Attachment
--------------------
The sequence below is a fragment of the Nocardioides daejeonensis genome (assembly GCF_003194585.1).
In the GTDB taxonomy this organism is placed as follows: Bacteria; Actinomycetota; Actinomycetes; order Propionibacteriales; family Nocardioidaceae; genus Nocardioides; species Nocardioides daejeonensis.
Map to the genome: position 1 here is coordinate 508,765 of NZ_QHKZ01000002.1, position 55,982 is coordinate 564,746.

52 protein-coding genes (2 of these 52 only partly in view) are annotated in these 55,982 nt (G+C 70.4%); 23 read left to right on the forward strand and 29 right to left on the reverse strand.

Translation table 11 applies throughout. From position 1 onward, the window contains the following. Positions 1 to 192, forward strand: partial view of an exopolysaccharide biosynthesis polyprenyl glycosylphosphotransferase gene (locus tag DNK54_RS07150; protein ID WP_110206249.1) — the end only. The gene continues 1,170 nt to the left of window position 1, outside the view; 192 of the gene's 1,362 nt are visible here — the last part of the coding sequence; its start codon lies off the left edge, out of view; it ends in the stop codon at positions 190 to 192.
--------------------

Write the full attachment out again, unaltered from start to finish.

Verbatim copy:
The sequence below is a fragment of the Nocardioides daejeonensis genome (assembly GCF_003194585.1).
In the GTDB taxonomy this organism is placed as follows: Bacteria; Actinomycetota; Actinomycetes; order Propionibacteriales; family Nocardioidaceae; genus Nocardioides; species Nocardioides daejeonensis.
Map to the genome: position 1 here is coordinate 508,765 of NZ_QHKZ01000002.1, position 55,982 is coordinate 564,746.

52 protein-coding genes (2 of these 52 only partly in view) are annotated in these 55,982 nt (G+C 70.4%); 23 read left to right on the forward strand and 29 right to left on the reverse strand.

Translation table 11 applies throughout. From position 1 onward, the window contains the following. Positions 1 to 192, forward strand: partial view of an exopolysaccharide biosynthesis polyprenyl glycosylphosphotransferase gene (locus tag DNK54_RS07150; protein ID WP_110206249.1) — the end only. The gene continues 1,170 nt to the left of window position 1, outside the view; 192 of the gene's 1,362 nt are visible here — the last part of the coding sequence; its start codon lies off the left edge, out of view; it ends in the stop codon at positions 190 to 192.